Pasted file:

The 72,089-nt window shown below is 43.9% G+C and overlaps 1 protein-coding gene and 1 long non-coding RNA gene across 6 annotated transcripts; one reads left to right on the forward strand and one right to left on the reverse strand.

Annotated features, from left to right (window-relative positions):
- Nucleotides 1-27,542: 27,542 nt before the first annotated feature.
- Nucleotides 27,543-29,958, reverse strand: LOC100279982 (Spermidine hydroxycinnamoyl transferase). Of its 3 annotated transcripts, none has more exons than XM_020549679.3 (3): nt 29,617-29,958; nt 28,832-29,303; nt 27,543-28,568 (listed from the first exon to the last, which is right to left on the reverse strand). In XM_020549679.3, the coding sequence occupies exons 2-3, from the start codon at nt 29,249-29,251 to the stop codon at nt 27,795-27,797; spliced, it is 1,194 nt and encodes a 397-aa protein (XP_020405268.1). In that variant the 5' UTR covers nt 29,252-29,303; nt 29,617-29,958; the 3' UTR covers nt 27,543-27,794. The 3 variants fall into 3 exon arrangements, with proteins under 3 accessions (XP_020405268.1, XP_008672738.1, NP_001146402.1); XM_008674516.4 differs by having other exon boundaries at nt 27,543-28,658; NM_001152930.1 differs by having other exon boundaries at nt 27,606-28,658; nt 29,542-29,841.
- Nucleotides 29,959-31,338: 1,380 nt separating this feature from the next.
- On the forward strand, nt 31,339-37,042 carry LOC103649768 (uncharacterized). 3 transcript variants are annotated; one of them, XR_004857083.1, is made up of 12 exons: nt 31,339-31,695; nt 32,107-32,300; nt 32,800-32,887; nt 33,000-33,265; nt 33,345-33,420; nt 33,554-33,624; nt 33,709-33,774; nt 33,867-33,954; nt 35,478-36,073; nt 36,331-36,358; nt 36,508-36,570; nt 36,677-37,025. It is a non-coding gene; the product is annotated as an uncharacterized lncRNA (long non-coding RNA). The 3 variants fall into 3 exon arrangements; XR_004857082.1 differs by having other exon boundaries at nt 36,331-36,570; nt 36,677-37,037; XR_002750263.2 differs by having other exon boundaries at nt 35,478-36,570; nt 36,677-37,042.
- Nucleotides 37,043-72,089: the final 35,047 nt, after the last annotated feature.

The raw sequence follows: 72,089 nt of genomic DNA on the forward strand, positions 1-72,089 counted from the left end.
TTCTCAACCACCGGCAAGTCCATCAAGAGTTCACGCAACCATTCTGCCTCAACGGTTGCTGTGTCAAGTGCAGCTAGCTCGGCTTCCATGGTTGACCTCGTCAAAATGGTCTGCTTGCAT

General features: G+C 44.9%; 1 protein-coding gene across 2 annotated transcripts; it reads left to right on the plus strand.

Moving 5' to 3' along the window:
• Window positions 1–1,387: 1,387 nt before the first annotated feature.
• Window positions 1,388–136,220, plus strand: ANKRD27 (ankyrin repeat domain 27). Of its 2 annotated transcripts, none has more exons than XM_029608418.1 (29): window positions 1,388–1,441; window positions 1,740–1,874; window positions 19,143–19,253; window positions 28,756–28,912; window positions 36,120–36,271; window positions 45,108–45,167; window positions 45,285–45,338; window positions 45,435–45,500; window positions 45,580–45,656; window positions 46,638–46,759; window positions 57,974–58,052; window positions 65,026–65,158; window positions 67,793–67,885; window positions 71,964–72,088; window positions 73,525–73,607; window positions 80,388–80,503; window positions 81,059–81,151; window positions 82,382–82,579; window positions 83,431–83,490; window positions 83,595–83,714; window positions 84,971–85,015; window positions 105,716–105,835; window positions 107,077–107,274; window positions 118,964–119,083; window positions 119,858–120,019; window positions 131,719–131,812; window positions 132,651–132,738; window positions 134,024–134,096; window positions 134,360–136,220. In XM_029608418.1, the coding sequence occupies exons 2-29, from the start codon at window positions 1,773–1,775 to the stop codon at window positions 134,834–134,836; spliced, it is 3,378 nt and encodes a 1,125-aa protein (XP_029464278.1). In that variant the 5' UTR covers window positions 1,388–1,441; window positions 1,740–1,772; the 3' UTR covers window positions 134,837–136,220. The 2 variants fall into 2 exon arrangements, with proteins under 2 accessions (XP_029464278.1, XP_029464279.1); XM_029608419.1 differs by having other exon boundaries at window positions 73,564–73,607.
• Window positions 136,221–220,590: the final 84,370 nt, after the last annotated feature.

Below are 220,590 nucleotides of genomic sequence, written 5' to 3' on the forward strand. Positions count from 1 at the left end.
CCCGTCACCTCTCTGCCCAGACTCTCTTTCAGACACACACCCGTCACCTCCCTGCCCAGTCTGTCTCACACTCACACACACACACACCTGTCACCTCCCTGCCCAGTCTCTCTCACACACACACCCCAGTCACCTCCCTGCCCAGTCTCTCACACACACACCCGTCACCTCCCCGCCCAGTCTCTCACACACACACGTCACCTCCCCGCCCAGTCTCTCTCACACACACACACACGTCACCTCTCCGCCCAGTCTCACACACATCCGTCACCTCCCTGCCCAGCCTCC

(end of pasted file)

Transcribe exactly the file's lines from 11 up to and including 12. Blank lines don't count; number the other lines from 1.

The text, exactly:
Moving 5' to 3' along the window:
• Window positions 1–1,387: 1,387 nt before the first annotated feature.